Meredith’s landlord wants to charge a higher rent than he’s currently getting. After all, he could (presumably) find a new tenant who would pay much more than Meredith is paying. But Meredith points out that her cafe and its success and attractiveness to customers is an integral part of why the area is more desirable than it was ten years ago. She also doesn’t think that she should have to pay a higher rent because she’s made improvements to the space  - after all, that would be like paying for those upgrades twice!


Selecting comparable leases of comparable value is a critical part of establishing FMRV; it’s easy to imagine how cherry-picking properties could lead to a fair market value that would be heavily biased in one direction or the other. It is obvious, then, that establishing an impartial appraisal is critical to an equitable FMRV.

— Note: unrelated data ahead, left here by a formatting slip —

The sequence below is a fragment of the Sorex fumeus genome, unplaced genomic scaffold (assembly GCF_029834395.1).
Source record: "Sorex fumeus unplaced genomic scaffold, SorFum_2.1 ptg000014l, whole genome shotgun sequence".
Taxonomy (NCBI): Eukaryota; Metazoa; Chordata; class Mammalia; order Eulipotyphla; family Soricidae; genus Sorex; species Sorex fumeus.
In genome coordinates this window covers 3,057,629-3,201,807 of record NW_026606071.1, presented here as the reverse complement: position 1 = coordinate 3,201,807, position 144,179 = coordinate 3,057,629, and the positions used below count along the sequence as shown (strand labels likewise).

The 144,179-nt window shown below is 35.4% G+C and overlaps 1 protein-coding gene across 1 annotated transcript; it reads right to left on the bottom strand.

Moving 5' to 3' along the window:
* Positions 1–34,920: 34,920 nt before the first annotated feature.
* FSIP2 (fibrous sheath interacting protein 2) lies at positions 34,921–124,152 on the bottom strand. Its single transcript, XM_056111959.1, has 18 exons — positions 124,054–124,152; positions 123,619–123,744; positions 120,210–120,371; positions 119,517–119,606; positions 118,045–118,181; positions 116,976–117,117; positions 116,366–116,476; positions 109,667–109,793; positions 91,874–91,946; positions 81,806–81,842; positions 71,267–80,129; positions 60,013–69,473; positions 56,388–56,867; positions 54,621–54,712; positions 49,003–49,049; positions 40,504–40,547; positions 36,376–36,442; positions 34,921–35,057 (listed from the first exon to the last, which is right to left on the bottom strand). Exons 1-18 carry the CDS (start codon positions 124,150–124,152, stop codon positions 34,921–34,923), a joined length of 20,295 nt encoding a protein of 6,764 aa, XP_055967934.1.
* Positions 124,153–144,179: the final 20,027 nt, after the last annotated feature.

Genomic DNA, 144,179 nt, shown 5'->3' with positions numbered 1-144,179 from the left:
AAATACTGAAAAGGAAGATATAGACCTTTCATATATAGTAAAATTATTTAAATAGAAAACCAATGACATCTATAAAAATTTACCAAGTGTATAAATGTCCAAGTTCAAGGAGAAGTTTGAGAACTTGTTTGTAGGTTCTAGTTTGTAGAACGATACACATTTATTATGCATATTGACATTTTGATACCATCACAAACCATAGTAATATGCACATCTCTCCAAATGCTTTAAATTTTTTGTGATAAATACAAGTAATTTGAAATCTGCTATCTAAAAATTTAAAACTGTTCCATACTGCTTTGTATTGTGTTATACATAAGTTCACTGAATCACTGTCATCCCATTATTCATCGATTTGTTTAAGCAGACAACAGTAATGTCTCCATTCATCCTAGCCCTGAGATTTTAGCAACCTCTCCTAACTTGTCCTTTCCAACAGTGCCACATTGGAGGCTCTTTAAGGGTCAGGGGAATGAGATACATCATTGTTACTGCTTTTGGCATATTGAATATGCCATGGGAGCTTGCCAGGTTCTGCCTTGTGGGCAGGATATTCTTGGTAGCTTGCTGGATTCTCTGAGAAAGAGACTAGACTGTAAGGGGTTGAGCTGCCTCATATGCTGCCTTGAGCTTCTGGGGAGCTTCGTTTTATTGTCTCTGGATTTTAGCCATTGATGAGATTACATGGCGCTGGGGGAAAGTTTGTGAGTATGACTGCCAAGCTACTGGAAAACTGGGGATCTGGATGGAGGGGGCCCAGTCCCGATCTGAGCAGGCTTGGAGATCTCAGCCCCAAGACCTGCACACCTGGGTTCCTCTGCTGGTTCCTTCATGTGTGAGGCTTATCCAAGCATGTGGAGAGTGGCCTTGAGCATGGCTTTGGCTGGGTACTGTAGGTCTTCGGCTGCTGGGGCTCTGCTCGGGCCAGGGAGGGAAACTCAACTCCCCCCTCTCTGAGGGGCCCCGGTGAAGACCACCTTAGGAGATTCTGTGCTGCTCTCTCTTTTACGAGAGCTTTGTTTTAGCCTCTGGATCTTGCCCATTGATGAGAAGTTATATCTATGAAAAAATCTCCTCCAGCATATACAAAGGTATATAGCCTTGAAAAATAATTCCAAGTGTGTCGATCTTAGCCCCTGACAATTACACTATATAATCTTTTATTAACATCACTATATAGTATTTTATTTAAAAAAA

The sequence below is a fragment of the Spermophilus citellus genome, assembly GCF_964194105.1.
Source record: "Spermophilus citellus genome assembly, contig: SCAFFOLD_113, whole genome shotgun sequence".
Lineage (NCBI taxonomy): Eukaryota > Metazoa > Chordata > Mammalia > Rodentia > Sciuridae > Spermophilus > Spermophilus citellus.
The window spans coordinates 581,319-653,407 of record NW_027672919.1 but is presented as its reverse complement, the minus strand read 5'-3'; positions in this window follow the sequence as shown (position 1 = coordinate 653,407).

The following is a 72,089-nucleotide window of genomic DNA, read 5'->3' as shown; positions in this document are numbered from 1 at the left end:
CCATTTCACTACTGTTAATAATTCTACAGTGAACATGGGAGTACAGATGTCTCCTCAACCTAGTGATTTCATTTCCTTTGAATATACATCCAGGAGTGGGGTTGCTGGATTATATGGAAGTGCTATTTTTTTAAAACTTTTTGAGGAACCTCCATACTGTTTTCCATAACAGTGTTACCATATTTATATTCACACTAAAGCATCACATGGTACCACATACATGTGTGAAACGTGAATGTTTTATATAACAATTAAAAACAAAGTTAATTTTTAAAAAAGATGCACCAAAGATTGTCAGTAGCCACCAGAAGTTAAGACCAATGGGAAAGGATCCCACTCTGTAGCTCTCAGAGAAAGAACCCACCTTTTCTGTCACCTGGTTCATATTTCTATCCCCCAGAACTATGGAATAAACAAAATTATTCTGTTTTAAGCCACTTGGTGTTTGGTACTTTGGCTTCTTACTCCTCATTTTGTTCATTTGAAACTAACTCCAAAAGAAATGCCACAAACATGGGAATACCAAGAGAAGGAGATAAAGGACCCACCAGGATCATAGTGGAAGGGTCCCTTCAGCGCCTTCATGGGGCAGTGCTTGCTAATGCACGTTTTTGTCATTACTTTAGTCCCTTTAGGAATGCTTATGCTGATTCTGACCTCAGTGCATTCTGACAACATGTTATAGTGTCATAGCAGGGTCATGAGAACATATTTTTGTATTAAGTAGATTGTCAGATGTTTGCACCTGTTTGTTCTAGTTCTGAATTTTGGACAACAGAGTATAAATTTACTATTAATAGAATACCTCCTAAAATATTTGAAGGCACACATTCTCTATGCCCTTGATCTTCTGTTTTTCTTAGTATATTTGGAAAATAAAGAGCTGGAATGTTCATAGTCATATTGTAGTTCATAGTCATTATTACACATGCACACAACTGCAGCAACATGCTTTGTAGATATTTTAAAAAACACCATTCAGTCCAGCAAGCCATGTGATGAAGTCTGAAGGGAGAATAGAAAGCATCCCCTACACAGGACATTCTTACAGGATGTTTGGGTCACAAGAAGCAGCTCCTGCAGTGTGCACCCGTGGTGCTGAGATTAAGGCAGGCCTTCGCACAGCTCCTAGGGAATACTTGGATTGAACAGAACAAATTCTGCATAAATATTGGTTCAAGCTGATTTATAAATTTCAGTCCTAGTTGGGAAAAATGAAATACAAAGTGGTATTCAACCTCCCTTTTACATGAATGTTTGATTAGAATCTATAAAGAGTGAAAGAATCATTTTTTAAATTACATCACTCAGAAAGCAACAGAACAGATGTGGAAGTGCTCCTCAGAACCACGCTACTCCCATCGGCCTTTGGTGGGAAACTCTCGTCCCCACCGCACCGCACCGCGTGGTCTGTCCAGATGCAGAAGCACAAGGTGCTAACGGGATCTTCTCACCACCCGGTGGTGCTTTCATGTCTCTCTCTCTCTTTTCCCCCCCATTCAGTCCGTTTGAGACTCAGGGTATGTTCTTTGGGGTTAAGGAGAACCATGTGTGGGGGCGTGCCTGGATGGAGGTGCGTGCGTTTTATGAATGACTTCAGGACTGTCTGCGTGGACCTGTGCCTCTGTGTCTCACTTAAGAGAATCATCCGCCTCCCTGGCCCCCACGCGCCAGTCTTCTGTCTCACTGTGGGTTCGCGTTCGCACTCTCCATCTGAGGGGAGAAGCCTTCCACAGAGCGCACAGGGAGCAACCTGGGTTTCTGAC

So who chooses comparable leases of comparable spaces? That’s the job of an appraiser. That appraiser can be hired by the landlord or the tenant, or negotiated between them according to a prearranged system.


In Part Two of this series, we’ll investigate the primary methods by which an appraiser can be chosen. Part Three will outline other considerations that landlords and tenants should bear in mind when establishing agreements, leases, and negotiating new rental rates.


If you or your clients might need appraisal services related to fair market rental value, or any other kind of commercial real estate valuation, please email us at [email protected] or call us at (626) 486-9327.


SOURCES/FURTHER READING:



Give Now! 2018 Tax Changes on Lifetime Gift & Estate Provisions

There’s never been a better time to give: with the provisions in the 2017 tax bill, estate planners and real estate investors are looking at lifetime gifting as a way to maximize their long-term strategies.